I mentioned having principles that govern my parenting and leadership in the student ministry. These are the key cultural markers I want to drive into my kids and students before they fly off. I’m going to talk through the first today:
Discipling Kids for the day they move out
I can still remember when it hit me: I was free.
My cap was flying in the air, and what came down was the sense that the rest of my life was up to me.
Whether I walked with integrity,
whether I worked hard,
whether I was a faithful friend,
whether I lived an honorable life,
…and whether I followed Jesus
was all up to me.
Yet, the only thing that would determine what decisions I wouild make moving forward was the discipleship I received up to that point.
Two practices to fight anxiety from Stephen MadrosenIt seems that we can’t escape this message. It’s everywhere.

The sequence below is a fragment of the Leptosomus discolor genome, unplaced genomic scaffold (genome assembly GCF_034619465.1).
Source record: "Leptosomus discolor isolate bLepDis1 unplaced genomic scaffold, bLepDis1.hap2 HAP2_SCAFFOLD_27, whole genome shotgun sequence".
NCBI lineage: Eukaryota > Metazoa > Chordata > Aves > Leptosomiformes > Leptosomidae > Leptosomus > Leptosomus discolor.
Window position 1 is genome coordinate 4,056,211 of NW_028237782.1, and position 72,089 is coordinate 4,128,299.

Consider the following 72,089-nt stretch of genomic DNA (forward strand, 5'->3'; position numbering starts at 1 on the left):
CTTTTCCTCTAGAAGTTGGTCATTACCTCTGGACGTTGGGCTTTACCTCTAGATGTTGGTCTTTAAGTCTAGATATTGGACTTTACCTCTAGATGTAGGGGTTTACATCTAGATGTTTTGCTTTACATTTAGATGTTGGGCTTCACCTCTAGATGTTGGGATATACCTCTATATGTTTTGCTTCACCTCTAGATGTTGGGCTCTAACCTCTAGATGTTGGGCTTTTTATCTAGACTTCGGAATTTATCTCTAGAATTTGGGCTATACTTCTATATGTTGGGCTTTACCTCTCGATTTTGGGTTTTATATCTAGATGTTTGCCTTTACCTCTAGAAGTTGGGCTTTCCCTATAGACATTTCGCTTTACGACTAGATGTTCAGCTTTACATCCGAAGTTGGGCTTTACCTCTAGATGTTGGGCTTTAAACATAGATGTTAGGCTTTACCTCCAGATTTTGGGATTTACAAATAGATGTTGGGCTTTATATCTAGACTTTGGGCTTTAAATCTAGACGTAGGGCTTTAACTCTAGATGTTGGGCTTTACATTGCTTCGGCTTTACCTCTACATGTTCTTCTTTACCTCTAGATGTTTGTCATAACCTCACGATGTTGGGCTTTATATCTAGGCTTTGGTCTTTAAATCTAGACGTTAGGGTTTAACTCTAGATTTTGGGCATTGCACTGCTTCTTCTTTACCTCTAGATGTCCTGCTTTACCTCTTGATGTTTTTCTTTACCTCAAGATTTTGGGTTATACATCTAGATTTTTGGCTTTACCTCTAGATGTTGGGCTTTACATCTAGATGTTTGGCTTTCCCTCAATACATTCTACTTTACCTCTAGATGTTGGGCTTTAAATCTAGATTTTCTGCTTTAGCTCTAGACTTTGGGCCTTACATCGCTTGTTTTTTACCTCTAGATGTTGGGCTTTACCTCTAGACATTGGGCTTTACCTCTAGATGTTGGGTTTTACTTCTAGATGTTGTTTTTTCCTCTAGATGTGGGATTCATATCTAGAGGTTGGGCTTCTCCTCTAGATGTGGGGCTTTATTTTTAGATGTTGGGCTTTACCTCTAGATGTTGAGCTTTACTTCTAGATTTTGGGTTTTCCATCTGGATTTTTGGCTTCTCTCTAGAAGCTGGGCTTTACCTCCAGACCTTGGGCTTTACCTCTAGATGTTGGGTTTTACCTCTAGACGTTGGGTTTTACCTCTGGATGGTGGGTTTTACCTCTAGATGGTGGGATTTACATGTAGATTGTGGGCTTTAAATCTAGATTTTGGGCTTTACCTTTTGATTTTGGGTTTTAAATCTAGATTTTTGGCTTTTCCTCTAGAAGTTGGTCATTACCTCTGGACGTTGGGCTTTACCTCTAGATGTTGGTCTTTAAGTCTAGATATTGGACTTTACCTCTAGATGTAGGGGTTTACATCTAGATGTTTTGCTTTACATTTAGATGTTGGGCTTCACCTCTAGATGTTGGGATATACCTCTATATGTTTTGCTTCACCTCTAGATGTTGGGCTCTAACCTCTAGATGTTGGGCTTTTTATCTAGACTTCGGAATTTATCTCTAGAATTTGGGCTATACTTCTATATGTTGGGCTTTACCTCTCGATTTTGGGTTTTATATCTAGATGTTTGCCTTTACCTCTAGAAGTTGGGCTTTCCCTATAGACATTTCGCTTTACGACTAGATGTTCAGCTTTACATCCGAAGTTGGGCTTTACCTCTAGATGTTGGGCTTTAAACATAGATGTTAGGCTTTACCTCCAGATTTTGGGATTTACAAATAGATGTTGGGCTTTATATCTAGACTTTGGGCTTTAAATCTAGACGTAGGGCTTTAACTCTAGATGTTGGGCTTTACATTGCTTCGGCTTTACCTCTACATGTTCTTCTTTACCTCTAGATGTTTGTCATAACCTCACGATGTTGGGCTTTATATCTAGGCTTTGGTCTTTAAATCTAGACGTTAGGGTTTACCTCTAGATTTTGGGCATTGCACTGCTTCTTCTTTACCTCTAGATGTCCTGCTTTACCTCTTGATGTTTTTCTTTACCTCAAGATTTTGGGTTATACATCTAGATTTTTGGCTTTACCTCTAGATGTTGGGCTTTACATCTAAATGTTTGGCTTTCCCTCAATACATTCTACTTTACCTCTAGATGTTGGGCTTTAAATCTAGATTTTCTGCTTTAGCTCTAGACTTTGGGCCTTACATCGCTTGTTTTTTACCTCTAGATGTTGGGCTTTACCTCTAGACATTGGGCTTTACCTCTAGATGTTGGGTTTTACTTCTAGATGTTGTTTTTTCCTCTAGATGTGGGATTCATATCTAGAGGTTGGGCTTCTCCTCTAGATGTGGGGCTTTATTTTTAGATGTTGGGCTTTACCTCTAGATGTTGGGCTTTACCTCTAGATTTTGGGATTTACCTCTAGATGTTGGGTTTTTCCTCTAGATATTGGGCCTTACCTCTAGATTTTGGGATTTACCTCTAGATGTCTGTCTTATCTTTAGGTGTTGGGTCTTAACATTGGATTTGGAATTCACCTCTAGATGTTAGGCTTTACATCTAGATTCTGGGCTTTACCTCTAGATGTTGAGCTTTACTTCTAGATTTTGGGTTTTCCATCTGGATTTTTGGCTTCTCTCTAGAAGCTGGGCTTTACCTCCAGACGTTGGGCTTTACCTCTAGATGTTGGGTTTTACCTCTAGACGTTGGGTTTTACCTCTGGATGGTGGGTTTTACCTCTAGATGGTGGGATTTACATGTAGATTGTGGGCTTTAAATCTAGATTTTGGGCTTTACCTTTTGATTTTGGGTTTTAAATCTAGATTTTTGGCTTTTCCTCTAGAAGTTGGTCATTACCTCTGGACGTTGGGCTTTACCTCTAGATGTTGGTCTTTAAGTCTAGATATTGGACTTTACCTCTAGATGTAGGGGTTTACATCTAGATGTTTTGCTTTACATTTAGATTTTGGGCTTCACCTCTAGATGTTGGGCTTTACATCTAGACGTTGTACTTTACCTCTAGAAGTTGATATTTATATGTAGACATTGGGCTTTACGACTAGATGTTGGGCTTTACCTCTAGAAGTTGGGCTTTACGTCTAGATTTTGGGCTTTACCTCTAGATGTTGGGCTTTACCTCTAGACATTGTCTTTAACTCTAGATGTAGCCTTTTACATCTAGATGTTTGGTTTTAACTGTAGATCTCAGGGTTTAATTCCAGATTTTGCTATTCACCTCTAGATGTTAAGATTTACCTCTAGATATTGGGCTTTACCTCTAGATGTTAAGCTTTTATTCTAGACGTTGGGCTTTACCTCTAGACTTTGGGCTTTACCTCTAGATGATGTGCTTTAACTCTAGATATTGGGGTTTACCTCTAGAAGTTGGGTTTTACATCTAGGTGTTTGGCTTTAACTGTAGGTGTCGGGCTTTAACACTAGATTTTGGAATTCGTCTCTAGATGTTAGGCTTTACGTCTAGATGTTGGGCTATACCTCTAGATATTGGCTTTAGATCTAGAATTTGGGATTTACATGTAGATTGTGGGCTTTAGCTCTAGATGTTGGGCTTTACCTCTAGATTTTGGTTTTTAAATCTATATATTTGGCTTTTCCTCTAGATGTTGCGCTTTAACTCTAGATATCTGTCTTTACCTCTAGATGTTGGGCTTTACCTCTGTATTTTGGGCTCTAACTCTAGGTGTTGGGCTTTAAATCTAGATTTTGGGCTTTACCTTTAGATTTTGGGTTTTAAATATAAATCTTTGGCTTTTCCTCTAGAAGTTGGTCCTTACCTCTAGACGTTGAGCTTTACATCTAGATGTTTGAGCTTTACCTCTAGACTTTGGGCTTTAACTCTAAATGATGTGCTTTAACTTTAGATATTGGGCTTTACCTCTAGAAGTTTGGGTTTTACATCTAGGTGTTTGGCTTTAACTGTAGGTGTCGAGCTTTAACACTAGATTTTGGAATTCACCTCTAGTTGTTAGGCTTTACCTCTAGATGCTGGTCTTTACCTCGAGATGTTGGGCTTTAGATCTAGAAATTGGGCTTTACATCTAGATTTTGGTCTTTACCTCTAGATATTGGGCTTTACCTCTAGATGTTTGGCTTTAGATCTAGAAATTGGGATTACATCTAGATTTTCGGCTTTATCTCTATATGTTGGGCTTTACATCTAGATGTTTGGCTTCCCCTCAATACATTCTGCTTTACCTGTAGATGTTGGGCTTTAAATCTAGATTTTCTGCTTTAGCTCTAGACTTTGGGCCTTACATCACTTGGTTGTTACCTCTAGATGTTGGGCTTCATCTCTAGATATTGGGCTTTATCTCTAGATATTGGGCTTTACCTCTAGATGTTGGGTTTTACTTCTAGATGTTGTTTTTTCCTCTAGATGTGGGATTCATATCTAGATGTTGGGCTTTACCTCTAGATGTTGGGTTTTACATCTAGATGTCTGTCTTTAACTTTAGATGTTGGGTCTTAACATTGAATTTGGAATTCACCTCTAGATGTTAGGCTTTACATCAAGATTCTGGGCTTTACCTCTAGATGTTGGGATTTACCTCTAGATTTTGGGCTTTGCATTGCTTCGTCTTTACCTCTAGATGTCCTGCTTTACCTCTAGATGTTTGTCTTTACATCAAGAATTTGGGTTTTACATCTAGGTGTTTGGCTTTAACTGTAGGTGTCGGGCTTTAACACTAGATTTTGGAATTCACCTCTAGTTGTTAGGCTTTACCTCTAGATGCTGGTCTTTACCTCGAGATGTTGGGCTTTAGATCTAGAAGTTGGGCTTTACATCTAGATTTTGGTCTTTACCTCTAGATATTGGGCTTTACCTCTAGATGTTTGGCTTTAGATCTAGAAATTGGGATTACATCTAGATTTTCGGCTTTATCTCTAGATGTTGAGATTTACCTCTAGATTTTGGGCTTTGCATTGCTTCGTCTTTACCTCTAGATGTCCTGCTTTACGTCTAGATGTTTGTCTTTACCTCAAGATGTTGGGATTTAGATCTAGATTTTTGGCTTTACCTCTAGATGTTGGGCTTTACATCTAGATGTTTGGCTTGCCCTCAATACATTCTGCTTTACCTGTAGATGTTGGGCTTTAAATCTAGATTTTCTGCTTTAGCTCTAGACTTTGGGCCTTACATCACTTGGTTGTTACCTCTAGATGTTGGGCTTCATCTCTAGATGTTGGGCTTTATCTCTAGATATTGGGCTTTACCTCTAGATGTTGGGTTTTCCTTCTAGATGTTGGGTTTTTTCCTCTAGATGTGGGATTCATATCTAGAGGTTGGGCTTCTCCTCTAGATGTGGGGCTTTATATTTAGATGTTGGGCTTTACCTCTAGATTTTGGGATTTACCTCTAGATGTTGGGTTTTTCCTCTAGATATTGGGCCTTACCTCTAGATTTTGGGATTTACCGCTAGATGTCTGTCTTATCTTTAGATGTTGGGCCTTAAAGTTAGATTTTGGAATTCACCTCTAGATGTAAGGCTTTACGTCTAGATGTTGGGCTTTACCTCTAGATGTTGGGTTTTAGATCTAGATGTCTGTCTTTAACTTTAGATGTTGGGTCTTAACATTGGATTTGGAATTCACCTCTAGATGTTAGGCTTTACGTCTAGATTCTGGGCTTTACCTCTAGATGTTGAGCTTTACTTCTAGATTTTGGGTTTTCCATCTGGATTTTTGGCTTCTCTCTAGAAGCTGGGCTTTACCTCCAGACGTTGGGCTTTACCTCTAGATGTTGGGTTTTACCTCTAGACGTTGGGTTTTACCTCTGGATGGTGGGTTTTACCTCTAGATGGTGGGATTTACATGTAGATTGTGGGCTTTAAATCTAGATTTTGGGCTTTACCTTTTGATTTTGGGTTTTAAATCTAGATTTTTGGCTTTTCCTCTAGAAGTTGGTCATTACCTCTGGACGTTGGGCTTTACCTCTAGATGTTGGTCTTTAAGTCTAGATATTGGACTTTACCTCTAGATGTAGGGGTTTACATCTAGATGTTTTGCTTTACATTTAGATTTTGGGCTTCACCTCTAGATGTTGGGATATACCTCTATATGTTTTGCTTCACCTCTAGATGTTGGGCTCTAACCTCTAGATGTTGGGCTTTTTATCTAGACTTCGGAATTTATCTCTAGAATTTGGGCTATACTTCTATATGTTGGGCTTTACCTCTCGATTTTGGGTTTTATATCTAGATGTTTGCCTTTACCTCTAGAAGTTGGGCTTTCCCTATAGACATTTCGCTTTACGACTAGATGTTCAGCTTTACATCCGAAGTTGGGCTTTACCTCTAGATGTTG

In fact, many of us voluntarily start and end our days by catching up with the latest news, seeing what other surprises 2020 and the infamous corona virus have in store for us. Fixating our vision on these things, while it’s often beneficial to be well informed, will only result in fear and anxiety.
It’s not easy to be optimistic during these times, and it can be even more difficult to bring ourselves to a place of worship, offering up praise and thanksgivings in the midst of what feels like chaos all around us. In the eyes of the world, this would be foolishness; giving praise to a supposedly omnipotent being who in his infinite wisdom and goodness allows his people to suffer. We, however; who are partakers in the life of The One who is restoring all things, are not persuaded by this line of thinking.
We fight anxiety with rejoicing.
Treasures we've gained from this tragedy.
There’s a light at the end of the tunnel. The cases from this pandemic are starting to taper off in some the most intense regions it hit. One example is New York. That doesn’t mean this is over, but it does stir up the question: what happens after this?
Will things go back to being the same?
We look forward to life as it was. However, I want you to consider that there are some things that shouldn’t go back to normal.